Rather than trying to sound like you’re a designer, do your best with the language and experience YOU have and allow the creatives to clarify, probe, and engage in conversation. Let the creative expert help you learn their world by listening to understand. You can also study up a bit on design language.
DO NOT: Bring people to the feedback meeting who weren’t in the initial briefing/exploratory meeting.
No one can manage what they can’t see. Secret influencers and late-to-the party guests are disruptive. It’s unfair to the latecomer, too, because they haven’t had the benefit of the process and conversations leading up to the initial designs.
DO NOT: Hire creative before developing your corporate story – that’s what our Essential Story process is all about.
Do this (and how)
These are tried-and-true best practices for facilitating great work from creatives:
DO: Give a great creative brief.
You know the saying, “crap in, crap out”? If you give a creative diamonds, they’ll create gorgeous jewelry. A great brief provides information and inspiration about the company or the project – the goals, the values, the big picture. Spend time crafting and polishing a strong corporate (or project) story that the whole leadership team is on board with, and learn to share and communicate that story and what it means. This is where an Essential Story is invaluable.
DO: Get all the decision-makers and influencers at the table from the beginning.
These folks will end up at the table eventually, so trust the creative team to have the experience and tools to manage a variety of inputs and personalities. This ensures rich and complete conversations and a smoother creative process. Sometimes, a company avoids inviting a particular person to the table because they’re seen as a potential problem or disruptive.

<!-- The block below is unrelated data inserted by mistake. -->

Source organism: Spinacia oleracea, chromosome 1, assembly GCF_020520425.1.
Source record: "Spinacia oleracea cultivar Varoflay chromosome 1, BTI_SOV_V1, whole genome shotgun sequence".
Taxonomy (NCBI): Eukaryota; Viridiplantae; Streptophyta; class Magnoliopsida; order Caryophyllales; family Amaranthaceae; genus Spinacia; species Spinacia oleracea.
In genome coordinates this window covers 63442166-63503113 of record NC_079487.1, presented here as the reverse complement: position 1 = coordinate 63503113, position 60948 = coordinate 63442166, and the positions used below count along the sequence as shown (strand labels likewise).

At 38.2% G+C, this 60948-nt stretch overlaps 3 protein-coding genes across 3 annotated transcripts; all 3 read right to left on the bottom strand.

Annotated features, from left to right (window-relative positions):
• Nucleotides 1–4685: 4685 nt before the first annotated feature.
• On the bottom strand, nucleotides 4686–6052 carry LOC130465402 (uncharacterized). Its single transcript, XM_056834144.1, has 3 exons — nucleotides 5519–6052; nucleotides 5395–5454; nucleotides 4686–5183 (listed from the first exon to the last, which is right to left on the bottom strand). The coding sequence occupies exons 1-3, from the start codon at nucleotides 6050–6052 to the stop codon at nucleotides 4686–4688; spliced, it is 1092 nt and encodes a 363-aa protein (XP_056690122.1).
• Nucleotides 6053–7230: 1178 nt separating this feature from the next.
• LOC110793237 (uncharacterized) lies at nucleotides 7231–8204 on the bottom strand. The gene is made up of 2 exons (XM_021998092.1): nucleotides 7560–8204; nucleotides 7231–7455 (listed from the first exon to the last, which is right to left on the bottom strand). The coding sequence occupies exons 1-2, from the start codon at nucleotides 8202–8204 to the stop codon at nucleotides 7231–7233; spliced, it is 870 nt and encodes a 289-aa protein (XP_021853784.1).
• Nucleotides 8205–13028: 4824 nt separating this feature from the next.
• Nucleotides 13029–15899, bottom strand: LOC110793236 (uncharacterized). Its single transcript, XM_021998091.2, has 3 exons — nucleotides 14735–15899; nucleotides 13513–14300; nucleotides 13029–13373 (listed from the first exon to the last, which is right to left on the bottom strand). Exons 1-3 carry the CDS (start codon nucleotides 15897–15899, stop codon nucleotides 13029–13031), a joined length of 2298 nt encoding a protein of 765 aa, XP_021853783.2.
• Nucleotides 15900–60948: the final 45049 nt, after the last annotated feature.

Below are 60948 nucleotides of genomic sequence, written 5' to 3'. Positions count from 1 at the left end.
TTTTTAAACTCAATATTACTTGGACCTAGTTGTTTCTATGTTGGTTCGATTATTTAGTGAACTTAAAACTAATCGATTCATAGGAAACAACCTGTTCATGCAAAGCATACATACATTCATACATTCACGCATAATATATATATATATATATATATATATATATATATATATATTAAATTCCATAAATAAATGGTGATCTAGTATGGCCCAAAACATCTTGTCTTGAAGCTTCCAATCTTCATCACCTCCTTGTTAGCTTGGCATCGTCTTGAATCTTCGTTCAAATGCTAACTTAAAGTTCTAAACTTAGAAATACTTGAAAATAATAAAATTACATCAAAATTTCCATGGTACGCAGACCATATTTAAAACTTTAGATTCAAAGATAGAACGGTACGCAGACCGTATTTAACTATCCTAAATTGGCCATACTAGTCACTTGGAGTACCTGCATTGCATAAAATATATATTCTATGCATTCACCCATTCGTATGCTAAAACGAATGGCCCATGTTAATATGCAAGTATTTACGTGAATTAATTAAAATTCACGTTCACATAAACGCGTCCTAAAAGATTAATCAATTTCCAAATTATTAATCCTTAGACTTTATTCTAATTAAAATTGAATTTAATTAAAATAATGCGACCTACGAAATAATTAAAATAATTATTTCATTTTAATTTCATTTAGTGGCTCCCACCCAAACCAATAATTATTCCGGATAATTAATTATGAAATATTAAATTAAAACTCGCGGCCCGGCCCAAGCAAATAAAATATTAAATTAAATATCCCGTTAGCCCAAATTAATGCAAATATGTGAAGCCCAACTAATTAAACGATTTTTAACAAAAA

DO: Provide examples as conversation starters.
Then, engage in a conversation about them with the creative team.
DO: Begin your feedback with what’s working well.
Bring the corporate story into this conversation. For example, “You’ve definitely captured the sense of openness and accessibility that is important to our identity.” This will be as valuable an exercise for you as it will be for the creative.
DO: Ask questions before and during giving feedback.
Be genuinely curious about how a creative thinks, because you can learn a lot from it – and so will they, through the process of articulation. “Tell me about your choice of geometric shapes here – what inspired that?”
DO: Frame all feedback within the corporate story and the essential voice of the business, rather than personal preferences.
“I don’t like blue” teaches the creative nothing about what your brand is or what the business needs. A statement like: “I’m questioning the blue because we are a very grounded brand, not ‘pie in the sky’” will be more helpful and can lead to rich conversation and new ideas.
DO: Trust that the creative team will be able to take your best feedback and translate it into their language.
Micromanaging a creative kills creativity!
DO: Respect the process.
There should be no expectation that a creative will get it perfect in the first round. Every creative has his or her own process, too – allow them to tell you what they need, how they work best, and what you can do to facilitate that process.